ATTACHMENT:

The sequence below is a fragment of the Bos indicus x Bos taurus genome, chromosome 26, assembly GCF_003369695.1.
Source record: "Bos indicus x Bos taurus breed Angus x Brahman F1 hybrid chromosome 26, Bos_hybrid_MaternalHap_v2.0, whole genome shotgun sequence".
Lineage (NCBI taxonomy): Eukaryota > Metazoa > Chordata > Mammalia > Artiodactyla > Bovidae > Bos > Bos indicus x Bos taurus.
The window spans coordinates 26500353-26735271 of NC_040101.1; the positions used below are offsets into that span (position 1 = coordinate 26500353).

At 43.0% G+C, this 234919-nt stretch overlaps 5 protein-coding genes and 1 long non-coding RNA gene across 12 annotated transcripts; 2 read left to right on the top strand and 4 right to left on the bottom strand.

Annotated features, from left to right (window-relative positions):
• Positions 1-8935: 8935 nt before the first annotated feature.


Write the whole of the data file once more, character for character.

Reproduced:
The sequence below is a fragment of the Bos indicus x Bos taurus genome, chromosome 26, assembly GCF_003369695.1.
Source record: "Bos indicus x Bos taurus breed Angus x Brahman F1 hybrid chromosome 26, Bos_hybrid_MaternalHap_v2.0, whole genome shotgun sequence".
Lineage (NCBI taxonomy): Eukaryota > Metazoa > Chordata > Mammalia > Artiodactyla > Bovidae > Bos > Bos indicus x Bos taurus.
The window spans coordinates 26500353-26735271 of NC_040101.1; the positions used below are offsets into that span (position 1 = coordinate 26500353).

At 43.0% G+C, this 234919-nt stretch overlaps 5 protein-coding genes and 1 long non-coding RNA gene across 12 annotated transcripts; 2 read left to right on the top strand and 4 right to left on the bottom strand.

Annotated features, from left to right (window-relative positions):
• Positions 1-8935: 8935 nt before the first annotated feature.